“It is ironic but, after seeing it so many times, we now celebrate each discovery. I would like to do everything possible to protect it”, he says. And it is not a ready-made phrase. It is a reality because this man, of peasant origin and an enthusiast of natural sciences, dedicated all the hectares of his farm to conservation, not only to give the frog and its recovery a breather, but to protect the rest of fauna and flora related with this terrain, located in the buffer zone of the national protected area and at a short distance from the paramo. “We also see Andean bears or traces of them, white-tailed deer, red brockets, agoutis, coatis and other small mammals. And, of course, plants, such as orchids and frailejones (plants from the genus Espeletia). After years without livestock farming or agriculture, the farm has recovered alone, to the point that pastures have disappeared and are now covered with vegetation.”
“Carlos and his family, with the support of Parques Nacionales de Colombia, have intensified their ecotourism work, having the frog as their main incentive”, explains Merilyn Caballero-Arias, who tells us that Parques Nacionales, through the Chingaza National Park, has technically supported this effort during the last years. The program ‘Strategy for the Conservation of Threatened Amphibians of Colombia’, led by WCS Colombia with the support of the Fundación Santo Domingo and the Zurich Zoo, has now joined them to encourage all this community work that seeks to give a sustainable future to A. lozanoi, named in honor of professor Gustavo Lozano of the Universidad Nacional, who made invaluable contributions to botanical taxonomy in Colombia.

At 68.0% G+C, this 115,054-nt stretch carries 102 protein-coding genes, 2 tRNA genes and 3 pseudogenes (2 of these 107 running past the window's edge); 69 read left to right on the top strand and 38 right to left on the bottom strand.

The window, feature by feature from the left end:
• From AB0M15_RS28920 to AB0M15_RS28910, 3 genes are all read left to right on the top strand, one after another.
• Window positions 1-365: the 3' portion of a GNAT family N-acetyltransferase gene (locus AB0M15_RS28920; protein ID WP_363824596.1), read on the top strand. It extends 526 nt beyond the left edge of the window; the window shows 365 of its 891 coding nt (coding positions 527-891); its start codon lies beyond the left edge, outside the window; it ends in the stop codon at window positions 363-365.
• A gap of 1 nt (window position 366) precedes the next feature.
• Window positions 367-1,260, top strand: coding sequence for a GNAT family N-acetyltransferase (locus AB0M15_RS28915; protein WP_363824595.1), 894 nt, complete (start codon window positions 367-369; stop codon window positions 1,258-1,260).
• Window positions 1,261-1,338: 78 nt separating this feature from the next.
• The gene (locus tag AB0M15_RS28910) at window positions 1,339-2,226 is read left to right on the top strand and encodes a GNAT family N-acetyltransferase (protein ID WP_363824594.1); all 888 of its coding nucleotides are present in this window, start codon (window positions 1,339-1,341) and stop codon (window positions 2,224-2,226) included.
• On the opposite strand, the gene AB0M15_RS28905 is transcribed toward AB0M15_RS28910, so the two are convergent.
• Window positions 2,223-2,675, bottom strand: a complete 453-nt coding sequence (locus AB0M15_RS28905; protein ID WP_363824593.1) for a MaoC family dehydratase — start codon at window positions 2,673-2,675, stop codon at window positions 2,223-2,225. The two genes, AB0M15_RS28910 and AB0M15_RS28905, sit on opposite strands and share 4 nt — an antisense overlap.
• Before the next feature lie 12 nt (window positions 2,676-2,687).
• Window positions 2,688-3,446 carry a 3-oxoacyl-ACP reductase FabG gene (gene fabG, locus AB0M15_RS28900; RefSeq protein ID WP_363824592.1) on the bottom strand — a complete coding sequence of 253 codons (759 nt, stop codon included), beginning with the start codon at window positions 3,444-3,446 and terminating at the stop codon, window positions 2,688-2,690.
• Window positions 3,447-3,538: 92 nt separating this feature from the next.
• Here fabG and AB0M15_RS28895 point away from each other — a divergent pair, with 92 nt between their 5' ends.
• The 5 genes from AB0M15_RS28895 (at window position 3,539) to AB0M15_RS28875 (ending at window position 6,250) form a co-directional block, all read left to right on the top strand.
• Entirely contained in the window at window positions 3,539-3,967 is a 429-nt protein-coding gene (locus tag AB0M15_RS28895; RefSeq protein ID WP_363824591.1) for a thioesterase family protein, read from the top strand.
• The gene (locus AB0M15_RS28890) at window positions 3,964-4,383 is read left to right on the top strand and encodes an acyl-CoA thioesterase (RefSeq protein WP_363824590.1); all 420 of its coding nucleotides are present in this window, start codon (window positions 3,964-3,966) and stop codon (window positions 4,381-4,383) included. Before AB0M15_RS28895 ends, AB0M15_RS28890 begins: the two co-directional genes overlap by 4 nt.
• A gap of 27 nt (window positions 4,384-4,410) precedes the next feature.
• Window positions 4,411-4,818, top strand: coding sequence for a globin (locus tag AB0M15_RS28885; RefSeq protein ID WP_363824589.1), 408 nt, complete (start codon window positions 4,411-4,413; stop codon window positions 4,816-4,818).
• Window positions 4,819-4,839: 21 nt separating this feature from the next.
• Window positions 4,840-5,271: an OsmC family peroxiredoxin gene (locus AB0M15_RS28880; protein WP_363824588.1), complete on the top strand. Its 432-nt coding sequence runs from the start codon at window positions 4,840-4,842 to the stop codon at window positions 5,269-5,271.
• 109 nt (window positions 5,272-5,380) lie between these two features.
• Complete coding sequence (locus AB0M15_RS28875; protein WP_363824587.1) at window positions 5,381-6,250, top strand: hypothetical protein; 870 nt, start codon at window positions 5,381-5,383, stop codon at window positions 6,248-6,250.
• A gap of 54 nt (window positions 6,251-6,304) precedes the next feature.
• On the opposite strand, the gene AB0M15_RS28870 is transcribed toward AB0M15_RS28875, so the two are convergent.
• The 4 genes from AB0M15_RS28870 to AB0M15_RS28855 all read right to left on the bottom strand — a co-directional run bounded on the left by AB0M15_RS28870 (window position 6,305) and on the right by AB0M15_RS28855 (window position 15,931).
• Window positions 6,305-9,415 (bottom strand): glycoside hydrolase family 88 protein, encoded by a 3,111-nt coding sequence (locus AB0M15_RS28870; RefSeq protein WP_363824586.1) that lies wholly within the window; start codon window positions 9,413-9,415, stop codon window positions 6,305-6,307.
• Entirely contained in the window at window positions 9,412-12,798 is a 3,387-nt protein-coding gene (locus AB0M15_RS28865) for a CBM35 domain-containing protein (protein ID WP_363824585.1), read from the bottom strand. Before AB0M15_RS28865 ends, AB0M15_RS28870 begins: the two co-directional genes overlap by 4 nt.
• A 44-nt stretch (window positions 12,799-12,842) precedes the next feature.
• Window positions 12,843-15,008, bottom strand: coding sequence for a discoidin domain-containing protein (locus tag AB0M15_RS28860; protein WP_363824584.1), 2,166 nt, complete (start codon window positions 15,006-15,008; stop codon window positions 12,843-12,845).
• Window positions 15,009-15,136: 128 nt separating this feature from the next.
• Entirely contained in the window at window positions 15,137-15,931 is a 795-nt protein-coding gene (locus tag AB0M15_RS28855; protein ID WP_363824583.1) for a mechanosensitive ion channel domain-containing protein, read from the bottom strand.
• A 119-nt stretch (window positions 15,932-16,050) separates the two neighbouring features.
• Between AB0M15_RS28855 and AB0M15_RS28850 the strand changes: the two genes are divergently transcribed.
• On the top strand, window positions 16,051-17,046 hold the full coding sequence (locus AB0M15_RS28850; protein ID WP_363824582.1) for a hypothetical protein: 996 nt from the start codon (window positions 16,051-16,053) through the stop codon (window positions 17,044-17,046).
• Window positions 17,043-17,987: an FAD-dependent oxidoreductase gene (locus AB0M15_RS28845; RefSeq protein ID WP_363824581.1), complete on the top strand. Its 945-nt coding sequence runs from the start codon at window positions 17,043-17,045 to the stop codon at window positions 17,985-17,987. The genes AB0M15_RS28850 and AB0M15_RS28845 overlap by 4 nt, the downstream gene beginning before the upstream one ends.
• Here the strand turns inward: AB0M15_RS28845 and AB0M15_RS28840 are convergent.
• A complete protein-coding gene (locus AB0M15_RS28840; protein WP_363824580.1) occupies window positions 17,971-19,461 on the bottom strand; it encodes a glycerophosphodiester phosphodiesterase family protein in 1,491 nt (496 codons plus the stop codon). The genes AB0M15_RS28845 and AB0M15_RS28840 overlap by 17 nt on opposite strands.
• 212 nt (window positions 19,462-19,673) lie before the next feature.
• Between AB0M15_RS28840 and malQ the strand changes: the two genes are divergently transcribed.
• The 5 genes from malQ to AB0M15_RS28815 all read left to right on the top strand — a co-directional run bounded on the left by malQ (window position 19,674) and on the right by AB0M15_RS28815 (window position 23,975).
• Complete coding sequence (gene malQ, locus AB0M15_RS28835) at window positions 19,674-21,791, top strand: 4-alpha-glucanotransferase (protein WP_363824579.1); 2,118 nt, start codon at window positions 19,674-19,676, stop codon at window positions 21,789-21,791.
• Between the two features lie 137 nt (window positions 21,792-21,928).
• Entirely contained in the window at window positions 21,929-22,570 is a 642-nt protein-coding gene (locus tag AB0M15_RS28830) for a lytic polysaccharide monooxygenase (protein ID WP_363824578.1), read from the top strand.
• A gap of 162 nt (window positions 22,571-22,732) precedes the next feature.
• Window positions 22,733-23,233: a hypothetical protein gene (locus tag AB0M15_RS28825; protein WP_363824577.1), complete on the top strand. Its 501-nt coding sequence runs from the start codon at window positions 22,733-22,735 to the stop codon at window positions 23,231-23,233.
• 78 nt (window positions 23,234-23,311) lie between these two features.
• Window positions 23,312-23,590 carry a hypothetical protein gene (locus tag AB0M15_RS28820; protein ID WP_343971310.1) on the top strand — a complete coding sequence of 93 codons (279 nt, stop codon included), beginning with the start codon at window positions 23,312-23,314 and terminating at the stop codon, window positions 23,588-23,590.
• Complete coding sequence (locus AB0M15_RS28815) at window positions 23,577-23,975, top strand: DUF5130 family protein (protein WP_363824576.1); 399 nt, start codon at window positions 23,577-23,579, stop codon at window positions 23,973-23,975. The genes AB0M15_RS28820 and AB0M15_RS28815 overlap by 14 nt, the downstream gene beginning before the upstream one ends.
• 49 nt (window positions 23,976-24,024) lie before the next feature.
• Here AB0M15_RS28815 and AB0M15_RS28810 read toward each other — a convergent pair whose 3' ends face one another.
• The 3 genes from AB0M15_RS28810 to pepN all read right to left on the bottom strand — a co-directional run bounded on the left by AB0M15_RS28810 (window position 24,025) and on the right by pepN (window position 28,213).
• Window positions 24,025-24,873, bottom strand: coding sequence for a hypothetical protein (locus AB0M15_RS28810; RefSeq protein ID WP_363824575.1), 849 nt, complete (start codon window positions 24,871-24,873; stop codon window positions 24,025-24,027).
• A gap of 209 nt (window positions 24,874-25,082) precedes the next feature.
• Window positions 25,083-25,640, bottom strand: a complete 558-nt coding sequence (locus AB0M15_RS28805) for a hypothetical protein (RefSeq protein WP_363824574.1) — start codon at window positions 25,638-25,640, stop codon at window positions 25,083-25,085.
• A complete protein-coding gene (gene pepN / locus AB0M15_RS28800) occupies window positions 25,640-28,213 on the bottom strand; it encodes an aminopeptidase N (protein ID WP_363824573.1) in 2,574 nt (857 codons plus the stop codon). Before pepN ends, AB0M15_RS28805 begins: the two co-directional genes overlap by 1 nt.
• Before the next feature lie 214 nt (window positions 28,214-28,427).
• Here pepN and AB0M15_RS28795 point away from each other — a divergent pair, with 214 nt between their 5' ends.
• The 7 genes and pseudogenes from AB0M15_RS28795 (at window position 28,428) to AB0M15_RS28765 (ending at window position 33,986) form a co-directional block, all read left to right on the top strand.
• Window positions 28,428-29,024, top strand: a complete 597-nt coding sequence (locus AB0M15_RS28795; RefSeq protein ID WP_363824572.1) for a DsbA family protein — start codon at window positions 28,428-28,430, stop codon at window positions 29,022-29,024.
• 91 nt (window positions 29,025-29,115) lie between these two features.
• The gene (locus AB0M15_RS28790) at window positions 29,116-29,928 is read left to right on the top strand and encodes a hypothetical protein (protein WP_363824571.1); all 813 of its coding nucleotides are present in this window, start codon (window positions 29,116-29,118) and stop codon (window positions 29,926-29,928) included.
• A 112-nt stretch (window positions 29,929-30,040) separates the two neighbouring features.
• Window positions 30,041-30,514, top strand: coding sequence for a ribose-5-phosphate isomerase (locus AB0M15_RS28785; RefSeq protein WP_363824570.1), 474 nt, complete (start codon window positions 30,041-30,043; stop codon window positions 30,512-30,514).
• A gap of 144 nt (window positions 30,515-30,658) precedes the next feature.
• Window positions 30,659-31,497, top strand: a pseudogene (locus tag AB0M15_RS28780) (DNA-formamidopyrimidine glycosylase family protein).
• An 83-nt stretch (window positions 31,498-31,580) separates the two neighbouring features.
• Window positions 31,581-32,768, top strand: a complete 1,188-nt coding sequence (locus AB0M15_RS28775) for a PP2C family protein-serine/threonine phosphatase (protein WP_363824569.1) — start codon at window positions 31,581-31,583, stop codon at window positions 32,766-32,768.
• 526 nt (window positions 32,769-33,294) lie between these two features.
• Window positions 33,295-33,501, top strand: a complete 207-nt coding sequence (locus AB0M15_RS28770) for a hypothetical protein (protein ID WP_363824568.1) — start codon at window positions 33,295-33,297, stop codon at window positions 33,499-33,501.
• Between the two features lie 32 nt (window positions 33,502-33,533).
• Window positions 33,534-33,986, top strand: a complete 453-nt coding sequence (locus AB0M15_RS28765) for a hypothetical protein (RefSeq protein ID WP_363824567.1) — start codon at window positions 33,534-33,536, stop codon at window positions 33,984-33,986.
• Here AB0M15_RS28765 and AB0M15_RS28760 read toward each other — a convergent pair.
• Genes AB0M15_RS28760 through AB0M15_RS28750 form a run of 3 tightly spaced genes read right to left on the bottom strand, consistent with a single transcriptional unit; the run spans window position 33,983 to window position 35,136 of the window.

“We will defend all this process that has been in progress for years, strengthening the monitoring of this and other species, adding environmental education processes for local communities and conducting research on the chytrid fungus”, explained Gustavo González, WCS Colombia herpetologist. He added that they also seek to promote restoration, give livestock farming a twist and restrain the trout invasion, activities that do great harm to amphibians in the zone.
“We also want to make conservation agreements with the intention of implementing productive initiatives among residents, focused on tourism, a topic that is already making headway in communities neighboring the Chingaza Park” explains González. The purpose is for part of the local communities to obtain additional income and begin adjusting, little by little, some activities that can be detrimental to their surroundings.